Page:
Club Review: Alex Leonard and The Sutton Place Trio

August 9, 2021 | By | Add a Comment

Alex Leonard

“What Is This Thing Called Love?” is a deceptively simple 1929 Cole Porter tune that alternates major and minor chords, and is a perennial favorite of jazz musicians. Pianist and singer Alex Leonard set it up as a ballad, sliding in on lead vocals for the first verse, then switched it up with a tempo change in the instrumental—which quoted Sarah Vaughan’s scatted verse in her 1963 Sassy Swings the Tivoli live album version of the song. It was the third number of the evening—which was presented as part of Ben Cassara’s Hot Summer Nights Jazz series at Pangea—and the moment when where we really met Leonard as a singer. Leonard’s warm, focused vocal delivery with a pleasing rasp was working so well that it was surprising to hear that he had laryngitis and that his stellar Sutton Place Trio, with Al Gafa on guitar and Jay Leonhart on bass, were working on the fly— which jazz musicians are, almost by definition, very good at. You’d figure when you play with people who have worked with everyone in the business from Carmen McRae, Sting, Judy Garland, Frank Sinatra, to Dizzy Gillespie, that your personnel can make quick changes.

Alex Leonard has done his time in the cabaret community, as an accompanist and arranger, and it’s nice to see him step out in front. A very accomplished pianist with a clear, understated style (that potentially has been influenced by early studies with the Modern Jazz Quartet’s pianist John Lewis), his patter is peppered with dry, self-effacing humor. Their opening number, “Azure-Te (Paris Blues)” (Wild Bill Davis) started with the band scatting the melody, because, as Leonard later explained with a deadpan face, they’d had a year and a half during the pandemic to learn the words (Donald E. Wolf), and…they hadn’t.

The Sutton Place Trio (l. to r.): Jay Leonhart, Al Gafa, and Alex Leonard (Photo: Ben Cassara)

A truly magical instrumental, Al Gafa’s “Barcelona” was a close Catalan cousin of “On Green Dolphin Street” (Bronislaw Kaper, Ned Washington), with a spacious, ambient beginning moving into a strong melody with a pulse, with periodic nods to flamenco guitar. Bassist Jay Leonhart was a great storyteller for cabaret audiences, and his funny “Me and Lenny” song about the time he sat next to Leonard Bernstein on a plane was followed by “Cool” (Bernstein, Sondheim). Alex Leonard’s piano solo on “Cool” was one of his best of the evening: playing a little bigger than other moments, really swinging, and bringing an easy authority.

The fairly commonplace practice of jazz players doubling their instrumental line by quietly scatting it to themselves is not meant to be fully-performative, it’s more a musician’s thinking-out-loud process. That night, it worked better in some moments than others. It seems likely that the mic was picking up the extra texture in Leonard’s voice, and so we were hearing it more prominently than we normally would. Because there was also full-out scatting and singing that was meant to take center stage, those transitions between levels of attentiveness to the vocals were occasionally challenging to navigate.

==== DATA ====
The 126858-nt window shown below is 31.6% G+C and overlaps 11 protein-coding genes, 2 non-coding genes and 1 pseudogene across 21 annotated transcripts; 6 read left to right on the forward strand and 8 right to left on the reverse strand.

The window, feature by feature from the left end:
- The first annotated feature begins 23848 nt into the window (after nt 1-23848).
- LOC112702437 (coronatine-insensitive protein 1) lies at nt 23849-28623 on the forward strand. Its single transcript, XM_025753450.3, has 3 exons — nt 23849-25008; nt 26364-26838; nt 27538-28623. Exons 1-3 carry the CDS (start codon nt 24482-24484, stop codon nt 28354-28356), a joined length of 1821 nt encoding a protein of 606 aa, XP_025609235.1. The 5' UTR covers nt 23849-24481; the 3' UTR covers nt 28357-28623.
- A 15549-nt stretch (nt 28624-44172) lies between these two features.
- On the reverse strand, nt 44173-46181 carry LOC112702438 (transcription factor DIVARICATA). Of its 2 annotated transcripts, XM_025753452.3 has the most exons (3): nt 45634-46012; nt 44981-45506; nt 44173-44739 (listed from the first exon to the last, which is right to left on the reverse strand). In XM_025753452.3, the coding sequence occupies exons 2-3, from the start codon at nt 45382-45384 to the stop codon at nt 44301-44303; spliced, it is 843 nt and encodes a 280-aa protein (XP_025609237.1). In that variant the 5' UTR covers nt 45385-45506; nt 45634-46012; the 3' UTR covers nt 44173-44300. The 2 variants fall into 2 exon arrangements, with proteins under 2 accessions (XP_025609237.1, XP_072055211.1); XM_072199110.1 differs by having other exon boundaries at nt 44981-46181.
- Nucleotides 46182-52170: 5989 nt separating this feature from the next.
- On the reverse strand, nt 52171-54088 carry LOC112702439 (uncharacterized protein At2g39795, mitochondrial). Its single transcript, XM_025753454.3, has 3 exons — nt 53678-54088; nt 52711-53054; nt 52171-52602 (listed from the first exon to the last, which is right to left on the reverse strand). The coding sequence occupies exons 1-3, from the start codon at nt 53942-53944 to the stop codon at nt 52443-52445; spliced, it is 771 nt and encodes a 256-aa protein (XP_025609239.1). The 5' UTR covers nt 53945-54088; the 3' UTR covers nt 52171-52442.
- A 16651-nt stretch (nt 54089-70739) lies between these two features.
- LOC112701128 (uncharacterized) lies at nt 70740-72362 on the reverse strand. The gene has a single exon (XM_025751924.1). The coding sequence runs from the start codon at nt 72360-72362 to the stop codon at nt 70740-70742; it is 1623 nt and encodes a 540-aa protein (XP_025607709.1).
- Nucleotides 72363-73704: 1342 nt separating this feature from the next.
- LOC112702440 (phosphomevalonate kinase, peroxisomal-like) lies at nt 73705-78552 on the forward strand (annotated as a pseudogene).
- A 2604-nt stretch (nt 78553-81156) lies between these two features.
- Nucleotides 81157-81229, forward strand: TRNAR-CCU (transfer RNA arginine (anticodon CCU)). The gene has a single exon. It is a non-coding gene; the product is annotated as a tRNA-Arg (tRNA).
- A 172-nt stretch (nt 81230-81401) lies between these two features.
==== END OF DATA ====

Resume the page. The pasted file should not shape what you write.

“Moonlight and Shadows” was a Leonard original, a heartbreaker of a ballad, done in all seriousness but wittily introduced as a romantic crowd-pleaser—his vocals were lovely. “End of a Love Affair” (Edward Redding) was also a strong choice for his voice, and the arrangement had a bounce that differentiated it from many of the pure ballad versions that have been done in the past. “Destination Moon” (Marvin Fisher, Roy Alfred) is an easy-going song with fantasy lyrics about an interstellar honeymoon, perhaps most famously performed by Nat King Cole, and this was also a good chance to relax and spend time with Leonard as both a pianist and a singer.

These guys, all great players and seasoned pros, manage to stylishly cross between jazz and cabaret in a way that doesn’t dilute either tradition.

***

Presented by Ben Cassara at Pangea as part of Pangea’s Hot Summer Nights Jazz series on July 28.

Category: News / Reviews / Commentary, Reviews

About the Author ()

From Canada, Penelope Thomas came to NY to study dance with Merce Cunningham; then through a series of fortunate and unfortunate events, she wound up back in singing and acting. Credits include lead vocals with FauveMuseum on two albums and live at Symphony Space, singing back-up for Bistro Awards director Shellen Lubin at the Metropolitan Room, reading poet Ann Carson’s work at the Whitney, and touring North America and Europe with Mikel Rouse’s The End of Cinematics. In Toronto, she studied piano at the Royal Conservatory of Music and cello with the Claude Watson School for the Arts, and in New York she studied music theory with Mark Wade. She's taught in the New School’s Sweat musical theatre intensive and taught dance in public schools and conservatories.

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